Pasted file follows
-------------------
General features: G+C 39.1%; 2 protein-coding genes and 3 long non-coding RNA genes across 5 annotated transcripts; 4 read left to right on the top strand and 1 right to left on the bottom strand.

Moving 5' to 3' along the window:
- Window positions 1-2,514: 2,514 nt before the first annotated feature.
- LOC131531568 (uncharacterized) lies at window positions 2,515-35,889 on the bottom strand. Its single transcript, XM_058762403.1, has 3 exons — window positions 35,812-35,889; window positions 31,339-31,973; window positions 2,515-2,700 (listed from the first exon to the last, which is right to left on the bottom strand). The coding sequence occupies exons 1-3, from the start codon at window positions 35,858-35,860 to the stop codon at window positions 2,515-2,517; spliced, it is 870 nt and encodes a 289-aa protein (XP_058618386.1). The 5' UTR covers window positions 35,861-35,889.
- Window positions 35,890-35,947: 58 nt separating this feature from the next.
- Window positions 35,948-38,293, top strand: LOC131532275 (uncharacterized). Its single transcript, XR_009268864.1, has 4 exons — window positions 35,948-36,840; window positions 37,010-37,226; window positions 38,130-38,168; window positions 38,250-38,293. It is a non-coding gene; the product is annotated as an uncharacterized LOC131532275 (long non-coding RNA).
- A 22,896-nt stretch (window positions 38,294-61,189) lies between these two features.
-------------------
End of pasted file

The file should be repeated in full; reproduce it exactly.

General features: G+C 39.1%; 2 protein-coding genes and 3 long non-coding RNA genes across 5 annotated transcripts; 4 read left to right on the top strand and 1 right to left on the bottom strand.

Moving 5' to 3' along the window:
- Window positions 1-2,514: 2,514 nt before the first annotated feature.
- LOC131531568 (uncharacterized) lies at window positions 2,515-35,889 on the bottom strand. Its single transcript, XM_058762403.1, has 3 exons — window positions 35,812-35,889; window positions 31,339-31,973; window positions 2,515-2,700 (listed from the first exon to the last, which is right to left on the bottom strand). The coding sequence occupies exons 1-3, from the start codon at window positions 35,858-35,860 to the stop codon at window positions 2,515-2,517; spliced, it is 870 nt and encodes a 289-aa protein (XP_058618386.1). The 5' UTR covers window positions 35,861-35,889.
- Window positions 35,890-35,947: 58 nt separating this feature from the next.
- Window positions 35,948-38,293, top strand: LOC131532275 (uncharacterized). Its single transcript, XR_009268864.1, has 4 exons — window positions 35,948-36,840; window positions 37,010-37,226; window positions 38,130-38,168; window positions 38,250-38,293. It is a non-coding gene; the product is annotated as an uncharacterized LOC131532275 (long non-coding RNA).
- A 22,896-nt stretch (window positions 38,294-61,189) lies between these two features.